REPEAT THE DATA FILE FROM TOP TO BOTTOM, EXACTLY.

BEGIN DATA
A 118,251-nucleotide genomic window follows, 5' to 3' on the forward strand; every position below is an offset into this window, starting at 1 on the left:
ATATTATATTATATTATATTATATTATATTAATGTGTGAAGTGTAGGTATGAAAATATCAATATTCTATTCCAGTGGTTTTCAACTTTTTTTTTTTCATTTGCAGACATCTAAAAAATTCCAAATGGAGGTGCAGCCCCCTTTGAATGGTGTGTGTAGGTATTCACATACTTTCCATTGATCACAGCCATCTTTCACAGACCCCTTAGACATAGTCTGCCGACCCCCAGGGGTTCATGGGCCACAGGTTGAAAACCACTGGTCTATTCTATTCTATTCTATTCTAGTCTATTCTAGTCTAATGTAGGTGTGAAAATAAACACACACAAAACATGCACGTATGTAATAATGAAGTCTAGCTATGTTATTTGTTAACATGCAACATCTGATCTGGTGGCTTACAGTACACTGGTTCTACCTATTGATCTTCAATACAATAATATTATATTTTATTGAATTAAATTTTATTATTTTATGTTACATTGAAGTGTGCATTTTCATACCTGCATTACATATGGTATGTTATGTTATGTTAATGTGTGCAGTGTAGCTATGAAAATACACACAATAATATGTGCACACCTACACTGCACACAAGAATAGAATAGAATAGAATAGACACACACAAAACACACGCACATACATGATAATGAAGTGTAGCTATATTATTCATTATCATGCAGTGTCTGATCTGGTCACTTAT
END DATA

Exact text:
A 118,251-nucleotide genomic window follows, 5' to 3' on the forward strand; every position below is an offset into this window, starting at 1 on the left:
ATATTATATTATATTATATTATATTATATTAATGTGTGAAGTGTAGGTATGAAAATATCAATATTCTATTCCAGTGGTTTTCAACTTTTTTTTTTTCATTTGCAGACATCTAAAAAATTCCAAATGGAGGTGCAGCCCCCTTTGAATGGTGTGTGTAGGTATTCACATACTTTCCATTGATCACAGCCATCTTTCACAGACCCCTTAGACATAGTCTGCCGACCCCCAGGGGTTCATGGGCCACAGGTTGAAAACCACTGGTCTATTCTATTCTATTCTATTCTAGTCTATTCTAGTCTAATGTAGGTGTGAAAATAAACACACACAAAACATGCACGTATGTAATAATGAAGTCTAGCTATGTTATTTGTTAACATGCAACATCTGATCTGGTGGCTTACAGTACACTGGTTCTACCTATTGATCTTCAATACAATAATATTATATTTTATTGAATTAAATTTTATTATTTTATGTTACATTGAAGTGTGCATTTTCATACCTGCATTACATATGGTATGTTATGTTATGTTAATGTGTGCAGTGTAGCTATGAAAATACACACAATAATATGTGCACACCTACACTGCACACAAGAATAGAATAGAATAGAATAGACACACACAAAACACACGCACATACATGATAATGAAGTGTAGCTATATTATTCATTATCATGCAGTGTCTGATCTGGTCACTTAT